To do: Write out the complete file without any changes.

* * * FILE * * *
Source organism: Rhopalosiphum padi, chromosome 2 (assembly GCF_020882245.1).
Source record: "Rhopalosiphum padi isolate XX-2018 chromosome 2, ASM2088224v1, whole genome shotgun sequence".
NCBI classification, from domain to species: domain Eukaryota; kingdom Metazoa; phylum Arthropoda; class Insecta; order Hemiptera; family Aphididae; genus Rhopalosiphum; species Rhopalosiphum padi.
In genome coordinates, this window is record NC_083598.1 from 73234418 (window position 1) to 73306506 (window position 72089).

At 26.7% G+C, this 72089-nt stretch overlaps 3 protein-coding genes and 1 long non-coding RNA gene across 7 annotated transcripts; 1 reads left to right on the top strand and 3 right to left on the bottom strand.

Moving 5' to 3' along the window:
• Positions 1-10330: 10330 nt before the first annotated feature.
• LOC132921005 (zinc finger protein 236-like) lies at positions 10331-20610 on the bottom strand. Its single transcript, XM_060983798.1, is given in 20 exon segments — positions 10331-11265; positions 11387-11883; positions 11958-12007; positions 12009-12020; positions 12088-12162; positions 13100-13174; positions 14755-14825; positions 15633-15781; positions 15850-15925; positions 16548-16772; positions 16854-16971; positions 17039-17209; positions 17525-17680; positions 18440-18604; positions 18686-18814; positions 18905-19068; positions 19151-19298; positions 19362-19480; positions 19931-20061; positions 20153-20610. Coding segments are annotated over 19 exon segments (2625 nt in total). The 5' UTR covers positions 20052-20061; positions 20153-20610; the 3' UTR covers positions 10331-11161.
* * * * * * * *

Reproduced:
Source organism: Rhopalosiphum padi, chromosome 2 (assembly GCF_020882245.1).
Source record: "Rhopalosiphum padi isolate XX-2018 chromosome 2, ASM2088224v1, whole genome shotgun sequence".
NCBI classification, from domain to species: domain Eukaryota; kingdom Metazoa; phylum Arthropoda; class Insecta; order Hemiptera; family Aphididae; genus Rhopalosiphum; species Rhopalosiphum padi.
In genome coordinates, this window is record NC_083598.1 from 73234418 (window position 1) to 73306506 (window position 72089).

At 26.7% G+C, this 72089-nt stretch overlaps 3 protein-coding genes and 1 long non-coding RNA gene across 7 annotated transcripts; 1 reads left to right on the top strand and 3 right to left on the bottom strand.

Moving 5' to 3' along the window:
• Positions 1-10330: 10330 nt before the first annotated feature.
• LOC132921005 (zinc finger protein 236-like) lies at positions 10331-20610 on the bottom strand. Its single transcript, XM_060983798.1, is given in 20 exon segments — positions 10331-11265; positions 11387-11883; positions 11958-12007; positions 12009-12020; positions 12088-12162; positions 13100-13174; positions 14755-14825; positions 15633-15781; positions 15850-15925; positions 16548-16772; positions 16854-16971; positions 17039-17209; positions 17525-17680; positions 18440-18604; positions 18686-18814; positions 18905-19068; positions 19151-19298; positions 19362-19480; positions 19931-20061; positions 20153-20610. Coding segments are annotated over 19 exon segments (2625 nt in total). The 5' UTR covers positions 20052-20061; positions 20153-20610; the 3' UTR covers positions 10331-11161.